I received this question in my comments:
Wouldn’t it be possible to use follow up intents, but modify the lifespan to 1 after it is created? That way yo get the same functionality as your work around, but Dialogflow still shows a nice tree with the related intents.
This is actually not only a very good question, but one which actually requires quite a lot of thought (for you the bot developer).
So to answer the question: Yes, that is correct.
But here are my concerns with this approach:
Is it the right tool?
Sometimes folks have a tendency to put everything into a followup tree structure, even when it isn't the right tool for the problem.
The split and merge pattern
When you use it for the split and merge pattern (which is quite common), your followup intents need to be duplicated all over the place. And as you make your bot more complex, you run into the Dialogflow equivalent of the Schlemiel the painter algorithm.
Followup tree state maintenance
The followup intent tree, while concise in terms of visual representation, is actually quite awful in terms of navigation inside Dialogflow because it doesn't maintain last viewed state (although this can probably be fixed quite easily, I hope)
Long intent names
After a certain point, even the visual representation gets tedious because a long conversation will run off the page. You have two options at that point - use unnaturally short intent names (which are bad when you want to later diagnose what is going on), or tire your eyes with reading the long names
Too much Visual similarity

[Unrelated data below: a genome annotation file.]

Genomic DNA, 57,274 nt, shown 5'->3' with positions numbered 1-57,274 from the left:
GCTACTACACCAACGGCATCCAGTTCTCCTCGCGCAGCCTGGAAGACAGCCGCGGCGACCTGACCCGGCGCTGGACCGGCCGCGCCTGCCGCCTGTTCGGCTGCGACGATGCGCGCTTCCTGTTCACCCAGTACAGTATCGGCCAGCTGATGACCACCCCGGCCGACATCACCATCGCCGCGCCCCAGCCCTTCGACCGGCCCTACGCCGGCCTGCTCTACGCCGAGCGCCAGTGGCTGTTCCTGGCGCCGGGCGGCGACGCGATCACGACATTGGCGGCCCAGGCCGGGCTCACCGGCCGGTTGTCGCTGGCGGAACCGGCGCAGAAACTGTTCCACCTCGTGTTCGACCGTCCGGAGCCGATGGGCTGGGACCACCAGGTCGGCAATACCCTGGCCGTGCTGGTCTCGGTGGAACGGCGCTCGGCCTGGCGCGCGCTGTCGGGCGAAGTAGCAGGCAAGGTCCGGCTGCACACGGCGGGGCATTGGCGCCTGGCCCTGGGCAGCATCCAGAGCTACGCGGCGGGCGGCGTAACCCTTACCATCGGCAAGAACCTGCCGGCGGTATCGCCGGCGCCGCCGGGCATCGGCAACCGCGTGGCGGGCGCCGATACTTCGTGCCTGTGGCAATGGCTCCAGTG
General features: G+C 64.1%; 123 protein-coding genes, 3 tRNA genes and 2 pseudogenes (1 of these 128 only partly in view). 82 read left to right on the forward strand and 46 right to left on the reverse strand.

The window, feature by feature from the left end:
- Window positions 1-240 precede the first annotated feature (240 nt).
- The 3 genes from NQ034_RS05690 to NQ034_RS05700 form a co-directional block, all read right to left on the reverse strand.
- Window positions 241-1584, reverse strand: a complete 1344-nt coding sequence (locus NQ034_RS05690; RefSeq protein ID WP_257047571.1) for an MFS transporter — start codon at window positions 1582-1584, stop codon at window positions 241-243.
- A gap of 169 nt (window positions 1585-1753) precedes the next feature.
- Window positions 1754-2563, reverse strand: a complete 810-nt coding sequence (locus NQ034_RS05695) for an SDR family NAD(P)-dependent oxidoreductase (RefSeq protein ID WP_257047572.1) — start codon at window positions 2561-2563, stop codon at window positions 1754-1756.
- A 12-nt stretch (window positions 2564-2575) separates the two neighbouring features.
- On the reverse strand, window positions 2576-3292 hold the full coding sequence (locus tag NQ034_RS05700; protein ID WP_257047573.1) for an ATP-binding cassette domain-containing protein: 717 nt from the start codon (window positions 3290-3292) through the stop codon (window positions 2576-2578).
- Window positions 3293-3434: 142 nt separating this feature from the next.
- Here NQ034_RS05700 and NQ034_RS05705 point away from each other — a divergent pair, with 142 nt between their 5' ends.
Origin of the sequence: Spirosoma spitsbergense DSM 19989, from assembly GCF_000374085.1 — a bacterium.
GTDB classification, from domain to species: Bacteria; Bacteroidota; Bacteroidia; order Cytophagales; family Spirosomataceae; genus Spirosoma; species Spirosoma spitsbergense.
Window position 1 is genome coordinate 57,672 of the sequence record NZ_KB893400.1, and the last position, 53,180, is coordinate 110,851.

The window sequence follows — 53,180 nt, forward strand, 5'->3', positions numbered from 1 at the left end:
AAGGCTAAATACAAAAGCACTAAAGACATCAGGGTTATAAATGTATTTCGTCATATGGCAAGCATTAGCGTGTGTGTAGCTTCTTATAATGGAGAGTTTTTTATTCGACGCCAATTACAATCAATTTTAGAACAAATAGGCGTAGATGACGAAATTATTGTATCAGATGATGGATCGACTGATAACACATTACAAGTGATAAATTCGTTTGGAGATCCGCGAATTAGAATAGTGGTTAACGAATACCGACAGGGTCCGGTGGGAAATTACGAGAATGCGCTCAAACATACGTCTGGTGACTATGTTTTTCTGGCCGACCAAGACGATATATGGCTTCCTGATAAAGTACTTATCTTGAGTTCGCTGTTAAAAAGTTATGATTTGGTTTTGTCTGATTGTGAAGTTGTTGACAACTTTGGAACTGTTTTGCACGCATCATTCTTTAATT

Quite counterintuitively (although I am not a designer and wouldn't be able to explain why this is the case), the conciseness also causes an odd problem. When you have a lot of identical looking intents (because their name patterns are very similar) laid out next to each other, my brain is unable to quickly process which intent does what. But I don't know if others have the same problem though, so it could just be me!
Verbose context names
The autogenerated context names used in followup intents cannot be renamed (without losing the hierarchy), and unfortunately their naming convention is really verbose.
At-a-glance conversation state inference
When you take a quick look at the currently active output contexts, you should be able to figure out what the state of the system (conversation) at a glance. The automatic naming convention for followup contexts are actually not very helpful in this regard. You can check this for yourself by comparing it with what happens when you define your own input and output contexts.
But at the end of the day, if the followup hierarchy is absolutely essential, and more important than the readability of the intents, your approach will certainly work.